Is anyone surprised that the so-called Super Committee failed to arrive at a plan to cut the U.S. budget by $1.2 trillion?
I’m not. It was doomed to failure from the outset. Consider the intransigence displayed by Congress during the summer debacle over the debt ceiling and legislators’ unwillingness to budge one iota from the trenches they dug themselves into, and then try to get six members of each party to agree on a proposal they could take back to that same stubborn, partisan body and pass it.
It could do nothing but fail.
Now each party points fingers at the other, claiming that the “other side” would not bargain in good faith. No wonder Congress’ approval rating is well below that of a used car salesman. Reminds me of playground scuffles: “He started it.” “No, he did.” “Did not,” “Did, too.” Blah, blah, blah, blah, blah.
We deserve better. Or maybe we don’t. We keep electing them, over, and over, and over again.
I think a twelve-member panel of ordinary citizens could have done better. At least they would not have put their political careers over the good of the country. And that’s what partisanship is all about—re-election, remaining in or regaining power; voting in block to appease party leadership with little to no regard for what’s best for the nation.
And to assume that balancing a budget as grossly unbalanced as ours can be leveled by working on only one side of the teeter-totter is ludicrous. We got into this mess from both sides of the see-saw. We overspent—unfunded wars and inadequately administered entitlement programs—and we cut revenues at the same time. I’m not an economist but it doesn’t take one to figure out where that equation leads.
And to pull us out of this morass, it seems to me that we have to find ways to cut spending— without eliminating what is good and strong and American about America—and increase revenue—without over-taxing the folks responsible for making America America. That would be the diminishing middle class, the folks who build houses, run small businesses and teach our children.
We have to be vigilant not to cut budgets to the point that our infrastructure continues to decline—bridges fail, highways deteriorate, electricity grids prove inadequate for growth. We have to maintain, or regain, an edge in education. We have to support research and development. We have to preserve a productive agricultural sector to feed our populace.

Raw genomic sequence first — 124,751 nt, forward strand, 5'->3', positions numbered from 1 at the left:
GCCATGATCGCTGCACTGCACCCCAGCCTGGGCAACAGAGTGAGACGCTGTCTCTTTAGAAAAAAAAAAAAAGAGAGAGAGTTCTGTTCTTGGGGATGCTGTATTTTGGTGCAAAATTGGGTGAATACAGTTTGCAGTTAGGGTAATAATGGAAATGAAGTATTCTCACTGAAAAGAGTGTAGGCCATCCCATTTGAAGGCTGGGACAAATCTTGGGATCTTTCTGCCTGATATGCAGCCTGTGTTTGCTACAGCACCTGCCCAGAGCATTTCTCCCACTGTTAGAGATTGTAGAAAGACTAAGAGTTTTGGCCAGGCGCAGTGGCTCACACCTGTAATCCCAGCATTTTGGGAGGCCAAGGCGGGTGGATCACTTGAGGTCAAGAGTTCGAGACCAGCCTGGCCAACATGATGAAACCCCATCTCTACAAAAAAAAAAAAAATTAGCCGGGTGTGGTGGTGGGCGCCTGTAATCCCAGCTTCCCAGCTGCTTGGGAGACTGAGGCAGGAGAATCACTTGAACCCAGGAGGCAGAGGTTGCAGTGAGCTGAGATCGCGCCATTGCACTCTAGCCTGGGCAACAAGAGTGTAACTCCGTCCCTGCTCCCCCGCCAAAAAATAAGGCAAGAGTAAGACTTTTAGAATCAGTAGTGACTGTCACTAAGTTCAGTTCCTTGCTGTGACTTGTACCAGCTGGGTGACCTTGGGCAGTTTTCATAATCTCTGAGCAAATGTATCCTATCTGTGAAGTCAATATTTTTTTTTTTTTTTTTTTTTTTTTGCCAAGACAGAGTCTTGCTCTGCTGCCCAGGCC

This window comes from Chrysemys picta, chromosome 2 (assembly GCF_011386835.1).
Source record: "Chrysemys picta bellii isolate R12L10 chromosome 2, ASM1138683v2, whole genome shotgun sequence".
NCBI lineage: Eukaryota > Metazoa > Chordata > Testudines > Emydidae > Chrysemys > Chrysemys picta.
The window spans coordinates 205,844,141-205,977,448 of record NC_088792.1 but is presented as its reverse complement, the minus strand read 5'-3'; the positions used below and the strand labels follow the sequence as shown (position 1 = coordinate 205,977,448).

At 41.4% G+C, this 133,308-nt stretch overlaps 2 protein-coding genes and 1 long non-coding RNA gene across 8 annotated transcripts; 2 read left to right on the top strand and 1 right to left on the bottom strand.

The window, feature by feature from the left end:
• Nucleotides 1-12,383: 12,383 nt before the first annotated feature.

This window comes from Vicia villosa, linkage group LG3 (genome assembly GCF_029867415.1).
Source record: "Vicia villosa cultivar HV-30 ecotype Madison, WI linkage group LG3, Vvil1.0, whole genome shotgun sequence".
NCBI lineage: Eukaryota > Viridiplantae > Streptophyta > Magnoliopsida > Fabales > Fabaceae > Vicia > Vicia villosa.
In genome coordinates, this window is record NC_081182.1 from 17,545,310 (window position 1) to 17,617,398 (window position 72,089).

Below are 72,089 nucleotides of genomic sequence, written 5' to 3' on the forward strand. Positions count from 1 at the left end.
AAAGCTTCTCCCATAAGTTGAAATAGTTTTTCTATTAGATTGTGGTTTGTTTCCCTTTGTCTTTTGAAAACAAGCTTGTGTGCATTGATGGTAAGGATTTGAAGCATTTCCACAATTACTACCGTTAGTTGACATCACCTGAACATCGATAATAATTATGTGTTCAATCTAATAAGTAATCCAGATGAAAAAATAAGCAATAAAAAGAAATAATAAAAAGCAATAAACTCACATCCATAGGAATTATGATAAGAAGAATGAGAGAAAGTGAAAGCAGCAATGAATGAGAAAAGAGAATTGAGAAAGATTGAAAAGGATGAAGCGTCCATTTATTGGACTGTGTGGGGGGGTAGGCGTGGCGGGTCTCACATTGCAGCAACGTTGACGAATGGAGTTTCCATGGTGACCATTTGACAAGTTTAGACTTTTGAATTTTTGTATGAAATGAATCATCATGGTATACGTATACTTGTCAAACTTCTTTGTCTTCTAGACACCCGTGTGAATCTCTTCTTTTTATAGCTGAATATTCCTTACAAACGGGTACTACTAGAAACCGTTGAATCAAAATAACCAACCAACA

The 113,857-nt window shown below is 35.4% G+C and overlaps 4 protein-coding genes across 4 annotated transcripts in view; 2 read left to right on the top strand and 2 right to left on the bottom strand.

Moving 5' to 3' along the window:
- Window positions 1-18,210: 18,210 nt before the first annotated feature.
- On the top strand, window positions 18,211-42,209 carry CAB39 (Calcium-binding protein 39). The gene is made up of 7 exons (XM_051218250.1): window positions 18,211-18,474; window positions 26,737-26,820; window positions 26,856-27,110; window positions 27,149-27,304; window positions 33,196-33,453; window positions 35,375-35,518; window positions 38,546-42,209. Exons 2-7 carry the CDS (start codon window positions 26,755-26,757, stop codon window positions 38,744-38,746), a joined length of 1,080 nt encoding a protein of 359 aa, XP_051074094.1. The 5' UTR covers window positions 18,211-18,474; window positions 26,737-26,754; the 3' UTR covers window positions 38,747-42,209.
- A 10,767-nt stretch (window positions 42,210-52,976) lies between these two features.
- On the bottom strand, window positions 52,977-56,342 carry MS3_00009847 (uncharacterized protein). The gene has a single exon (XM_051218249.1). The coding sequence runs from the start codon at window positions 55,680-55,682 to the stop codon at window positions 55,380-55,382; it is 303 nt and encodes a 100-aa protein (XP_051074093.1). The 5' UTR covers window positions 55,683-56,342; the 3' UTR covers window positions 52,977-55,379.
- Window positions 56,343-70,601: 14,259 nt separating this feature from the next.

We ignore these or shortchange these issues at our peril. To do so means abdicating our position as the world’s most credible democracy. We can cut to the bone, crawl into our nationalistic shell and isolate ourselves from the world. We’ve tried that before—with less than stellar results.
Politicians have talked about the exceptionalism of America. We have been exceptional, perhaps we still are. But that exceptionalism came from and will come from again, the ability for Americans to work together for the good of America. Currently, we seem to be working at cross-purposes, pitting one segment against another and with no room for compromise.
America’s past success and America’s future achievements depend on our ability to consider other views and to find common ground. The only common ground in Washington now seems to be quicksand. If a member of one party dares to take a step toward the other view, he or she disappears into that quagmire.
Economies ebb and flow, wax and wane, as do political careers. Currently, we’re witnessing too much politics and too little leadership—all across the board. And until that changes we can expect more failure.